Personal projects often take a lot of planning and persistence to pull off. They are passion driven assignments which is a big part of why they are so important to evolve as a photographer. However, sometimes opportunity and timing don't line up so you have to make the best of a poor situation. This is when experience and determination make or break an idea.
When Jon Mozo, an acclaimed surf photographer based on O’ahu’s North Shore, died in 2005 at the age of 33, he was doing what he loved best: photographing Backdoor Pipeline, which is considered to be one of the world’s deadliest waves. Among the four children he left behind is a daughter, Amber, who has followed in her father’s footsteps, photographing surfers, and recently visiting and photographing the very place where her father lost his life.
As the Winter Olympics draws to a close, Getty Images has offered this fascinating insight into the logistics of covering this remarkable and incredibly cold event. Battling geography, climate, and equipment while coordinating a huge team of photographers is an immense challenge.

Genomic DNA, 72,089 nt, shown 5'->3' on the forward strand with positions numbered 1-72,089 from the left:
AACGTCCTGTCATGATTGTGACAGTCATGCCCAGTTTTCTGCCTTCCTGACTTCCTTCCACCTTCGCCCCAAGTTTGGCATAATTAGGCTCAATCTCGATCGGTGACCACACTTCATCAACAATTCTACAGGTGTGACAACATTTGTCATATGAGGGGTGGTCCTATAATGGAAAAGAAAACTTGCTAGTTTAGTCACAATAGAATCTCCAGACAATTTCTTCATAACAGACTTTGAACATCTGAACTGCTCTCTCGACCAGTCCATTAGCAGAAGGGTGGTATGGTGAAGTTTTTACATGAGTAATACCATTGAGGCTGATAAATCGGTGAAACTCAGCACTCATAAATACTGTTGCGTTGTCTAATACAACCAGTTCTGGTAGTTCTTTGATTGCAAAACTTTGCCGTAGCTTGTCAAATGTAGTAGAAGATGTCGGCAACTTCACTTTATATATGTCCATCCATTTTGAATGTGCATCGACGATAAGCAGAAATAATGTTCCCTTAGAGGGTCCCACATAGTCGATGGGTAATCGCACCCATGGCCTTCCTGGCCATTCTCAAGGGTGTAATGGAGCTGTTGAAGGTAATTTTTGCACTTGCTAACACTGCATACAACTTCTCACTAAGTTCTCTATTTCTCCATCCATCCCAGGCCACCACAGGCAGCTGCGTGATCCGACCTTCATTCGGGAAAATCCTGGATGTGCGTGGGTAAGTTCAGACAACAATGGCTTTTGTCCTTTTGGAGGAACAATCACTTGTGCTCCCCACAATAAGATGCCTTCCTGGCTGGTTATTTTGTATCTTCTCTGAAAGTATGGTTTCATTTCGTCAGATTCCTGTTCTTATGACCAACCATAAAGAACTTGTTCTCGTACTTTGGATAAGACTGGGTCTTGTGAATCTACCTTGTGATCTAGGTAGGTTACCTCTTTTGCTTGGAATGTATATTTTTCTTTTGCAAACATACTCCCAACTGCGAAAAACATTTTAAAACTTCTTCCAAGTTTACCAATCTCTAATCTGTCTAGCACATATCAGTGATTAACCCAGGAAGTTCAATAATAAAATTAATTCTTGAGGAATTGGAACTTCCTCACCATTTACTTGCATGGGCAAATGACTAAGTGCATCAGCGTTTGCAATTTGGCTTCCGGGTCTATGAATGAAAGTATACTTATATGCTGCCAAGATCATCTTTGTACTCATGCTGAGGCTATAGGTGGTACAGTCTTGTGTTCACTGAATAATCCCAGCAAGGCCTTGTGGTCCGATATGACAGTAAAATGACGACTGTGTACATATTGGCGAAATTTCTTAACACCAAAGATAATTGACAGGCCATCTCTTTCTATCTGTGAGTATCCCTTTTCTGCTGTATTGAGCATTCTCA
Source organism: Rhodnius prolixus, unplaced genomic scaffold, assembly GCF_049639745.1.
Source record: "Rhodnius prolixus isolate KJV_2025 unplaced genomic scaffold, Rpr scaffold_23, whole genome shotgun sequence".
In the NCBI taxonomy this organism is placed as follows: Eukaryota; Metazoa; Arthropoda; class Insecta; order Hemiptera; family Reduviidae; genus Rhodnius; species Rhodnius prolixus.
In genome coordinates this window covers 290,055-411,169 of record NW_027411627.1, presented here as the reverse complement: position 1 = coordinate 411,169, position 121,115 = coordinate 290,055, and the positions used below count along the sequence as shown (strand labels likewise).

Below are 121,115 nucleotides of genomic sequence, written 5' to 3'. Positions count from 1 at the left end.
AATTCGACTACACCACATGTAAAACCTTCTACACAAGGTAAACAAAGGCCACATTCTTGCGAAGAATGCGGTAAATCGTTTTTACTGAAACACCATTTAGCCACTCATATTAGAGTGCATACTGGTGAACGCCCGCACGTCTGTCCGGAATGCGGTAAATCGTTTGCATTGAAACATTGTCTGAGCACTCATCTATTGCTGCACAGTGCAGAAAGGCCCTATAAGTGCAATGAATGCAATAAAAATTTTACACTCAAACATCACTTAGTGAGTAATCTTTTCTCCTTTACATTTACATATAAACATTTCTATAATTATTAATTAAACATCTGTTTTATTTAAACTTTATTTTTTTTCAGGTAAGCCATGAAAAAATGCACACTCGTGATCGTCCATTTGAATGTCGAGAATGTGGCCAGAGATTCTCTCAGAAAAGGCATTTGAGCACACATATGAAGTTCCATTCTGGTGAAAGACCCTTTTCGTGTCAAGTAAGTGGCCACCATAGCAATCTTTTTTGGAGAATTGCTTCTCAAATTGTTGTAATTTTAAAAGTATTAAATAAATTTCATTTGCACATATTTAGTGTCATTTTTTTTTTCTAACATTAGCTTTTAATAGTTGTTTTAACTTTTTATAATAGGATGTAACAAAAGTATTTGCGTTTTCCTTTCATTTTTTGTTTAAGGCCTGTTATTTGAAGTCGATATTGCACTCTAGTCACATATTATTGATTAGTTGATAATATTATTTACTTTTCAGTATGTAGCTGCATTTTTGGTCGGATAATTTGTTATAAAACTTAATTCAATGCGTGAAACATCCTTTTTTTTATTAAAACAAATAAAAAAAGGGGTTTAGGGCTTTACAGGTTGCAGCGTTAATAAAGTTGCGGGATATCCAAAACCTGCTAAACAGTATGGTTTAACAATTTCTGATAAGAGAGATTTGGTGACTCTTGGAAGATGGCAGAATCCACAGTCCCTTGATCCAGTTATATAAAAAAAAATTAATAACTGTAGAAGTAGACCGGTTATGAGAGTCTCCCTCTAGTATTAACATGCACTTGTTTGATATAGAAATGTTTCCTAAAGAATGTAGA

There is often an element of risk in sports photography: flying baseballs, out-of-control cars, or in this case, a crashing skier. Swiss Skier Lara Gut slid into Photographer Sean Haffey during her second run in the giant slalom in a scary collision at the 2018 Winter Olympics.
What is it like to see a larger-than-life bird made up of a record-setting 1,218 individual drones fly seamlessly over a full stadium? What did it take to plan for that number of drones to come together to create the shapes of snowboarders and skiers and the five Olympic rings? While that was the plan, that didn't quite happen as expected, possibly due to hacking. But take a look behind the scenes of Intel's Olympic drone team as they prepared for this year's winter Olympics ceremonies and completed the record-setting flight that made NBC's delayed U.S. broadcasting of the opening ceremony.
Cedar Wright is a master of not taking life too seriously (an infectious attitude that spills into his work), as well as creating content of professional athletes dangling from rocks, high above the ground. But what makes his approach to photography and filmmaking so successful? And what's the secret to winning award after award for his climbing films?